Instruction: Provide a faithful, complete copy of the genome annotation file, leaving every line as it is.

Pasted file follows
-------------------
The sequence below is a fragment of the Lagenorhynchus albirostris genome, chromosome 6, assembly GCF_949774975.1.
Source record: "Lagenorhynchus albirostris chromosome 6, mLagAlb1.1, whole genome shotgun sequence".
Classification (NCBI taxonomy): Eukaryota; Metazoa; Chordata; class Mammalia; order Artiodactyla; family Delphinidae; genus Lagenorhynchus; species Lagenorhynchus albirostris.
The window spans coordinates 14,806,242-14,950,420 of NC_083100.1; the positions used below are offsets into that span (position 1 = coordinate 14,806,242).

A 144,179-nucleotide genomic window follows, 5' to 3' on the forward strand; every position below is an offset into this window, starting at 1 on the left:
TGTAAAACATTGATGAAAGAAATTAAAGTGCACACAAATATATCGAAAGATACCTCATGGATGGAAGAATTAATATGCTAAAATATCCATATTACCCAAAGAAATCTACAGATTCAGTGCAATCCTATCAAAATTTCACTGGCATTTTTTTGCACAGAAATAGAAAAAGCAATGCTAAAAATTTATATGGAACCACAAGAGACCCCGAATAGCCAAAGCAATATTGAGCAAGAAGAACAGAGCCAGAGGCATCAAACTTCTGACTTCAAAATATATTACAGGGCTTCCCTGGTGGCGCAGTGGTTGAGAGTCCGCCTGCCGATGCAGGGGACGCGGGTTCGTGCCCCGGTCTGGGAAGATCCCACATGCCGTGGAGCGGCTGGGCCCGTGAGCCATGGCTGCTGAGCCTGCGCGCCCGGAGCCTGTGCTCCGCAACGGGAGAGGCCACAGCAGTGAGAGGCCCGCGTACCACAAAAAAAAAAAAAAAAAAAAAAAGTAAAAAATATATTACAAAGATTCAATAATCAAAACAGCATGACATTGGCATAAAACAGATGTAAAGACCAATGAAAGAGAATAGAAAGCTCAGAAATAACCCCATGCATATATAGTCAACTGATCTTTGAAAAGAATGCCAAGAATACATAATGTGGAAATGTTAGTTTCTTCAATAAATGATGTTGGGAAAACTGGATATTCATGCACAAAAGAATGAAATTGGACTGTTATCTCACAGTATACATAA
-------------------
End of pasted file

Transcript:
The sequence below is a fragment of the Lagenorhynchus albirostris genome, chromosome 6, assembly GCF_949774975.1.
Source record: "Lagenorhynchus albirostris chromosome 6, mLagAlb1.1, whole genome shotgun sequence".
Classification (NCBI taxonomy): Eukaryota; Metazoa; Chordata; class Mammalia; order Artiodactyla; family Delphinidae; genus Lagenorhynchus; species Lagenorhynchus albirostris.
The window spans coordinates 14,806,242-14,950,420 of NC_083100.1; the positions used below are offsets into that span (position 1 = coordinate 14,806,242).

A 144,179-nucleotide genomic window follows, 5' to 3' on the forward strand; every position below is an offset into this window, starting at 1 on the left:
TGTAAAACATTGATGAAAGAAATTAAAGTGCACACAAATATATCGAAAGATACCTCATGGATGGAAGAATTAATATGCTAAAATATCCATATTACCCAAAGAAATCTACAGATTCAGTGCAATCCTATCAAAATTTCACTGGCATTTTTTTGCACAGAAATAGAAAAAGCAATGCTAAAAATTTATATGGAACCACAAGAGACCCCGAATAGCCAAAGCAATATTGAGCAAGAAGAACAGAGCCAGAGGCATCAAACTTCTGACTTCAAAATATATTACAGGGCTTCCCTGGTGGCGCAGTGGTTGAGAGTCCGCCTGCCGATGCAGGGGACGCGGGTTCGTGCCCCGGTCTGGGAAGATCCCACATGCCGTGGAGCGGCTGGGCCCGTGAGCCATGGCTGCTGAGCCTGCGCGCCCGGAGCCTGTGCTCCGCAACGGGAGAGGCCACAGCAGTGAGAGGCCCGCGTACCACAAAAAAAAAAAAAAAAAAAAAAAGTAAAAAATATATTACAAAGATTCAATAATCAAAACAGCATGACATTGGCATAAAACAGATGTAAAGACCAATGAAAGAGAATAGAAAGCTCAGAAATAACCCCATGCATATATAGTCAACTGATCTTTGAAAAGAATGCCAAGAATACATAATGTGGAAATGTTAGTTTCTTCAATAAATGATGTTGGGAAAACTGGATATTCATGCACAAAAGAATGAAATTGGACTGTTATCTCACAGTATACATAA